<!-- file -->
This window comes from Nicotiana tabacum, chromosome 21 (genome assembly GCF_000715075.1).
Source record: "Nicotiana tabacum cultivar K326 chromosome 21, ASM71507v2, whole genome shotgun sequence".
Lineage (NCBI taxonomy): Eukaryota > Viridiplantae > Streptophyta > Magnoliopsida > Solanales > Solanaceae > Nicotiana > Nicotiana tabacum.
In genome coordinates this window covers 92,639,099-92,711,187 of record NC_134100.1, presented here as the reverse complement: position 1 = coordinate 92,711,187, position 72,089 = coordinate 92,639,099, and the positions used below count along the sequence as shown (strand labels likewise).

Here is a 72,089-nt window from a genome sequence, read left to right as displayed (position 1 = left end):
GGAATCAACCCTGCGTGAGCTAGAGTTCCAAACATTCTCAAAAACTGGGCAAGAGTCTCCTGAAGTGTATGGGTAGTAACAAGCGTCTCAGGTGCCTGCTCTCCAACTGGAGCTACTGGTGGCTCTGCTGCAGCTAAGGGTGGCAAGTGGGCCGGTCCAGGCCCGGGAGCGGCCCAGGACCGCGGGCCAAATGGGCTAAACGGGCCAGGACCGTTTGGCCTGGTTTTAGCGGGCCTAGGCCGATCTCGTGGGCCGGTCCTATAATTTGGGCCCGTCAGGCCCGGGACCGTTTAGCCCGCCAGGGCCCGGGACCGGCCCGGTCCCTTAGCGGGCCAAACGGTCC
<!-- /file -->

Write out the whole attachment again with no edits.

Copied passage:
This window comes from Nicotiana tabacum, chromosome 21 (genome assembly GCF_000715075.1).
Source record: "Nicotiana tabacum cultivar K326 chromosome 21, ASM71507v2, whole genome shotgun sequence".
Lineage (NCBI taxonomy): Eukaryota > Viridiplantae > Streptophyta > Magnoliopsida > Solanales > Solanaceae > Nicotiana > Nicotiana tabacum.
In genome coordinates this window covers 92,639,099-92,711,187 of record NC_134100.1, presented here as the reverse complement: position 1 = coordinate 92,711,187, position 72,089 = coordinate 92,639,099, and the positions used below count along the sequence as shown (strand labels likewise).

Here is a 72,089-nt window from a genome sequence, read left to right as displayed (position 1 = left end):
GGAATCAACCCTGCGTGAGCTAGAGTTCCAAACATTCTCAAAAACTGGGCAAGAGTCTCCTGAAGTGTATGGGTAGTAACAAGCGTCTCAGGTGCCTGCTCTCCAACTGGAGCTACTGGTGGCTCTGCTGCAGCTAAGGGTGGCAAGTGGGCCGGTCCAGGCCCGGGAGCGGCCCAGGACCGCGGGCCAAATGGGCTAAACGGGCCAGGACCGTTTGGCCTGGTTTTAGCGGGCCTAGGCCGATCTCGTGGGCCGGTCCTATAATTTGGGCCCGTCAGGCCCGGGACCGTTTAGCCCGCCAGGGCCCGGGACCGGCCCGGTCCCTTAGCGGGCCAAACGGTCC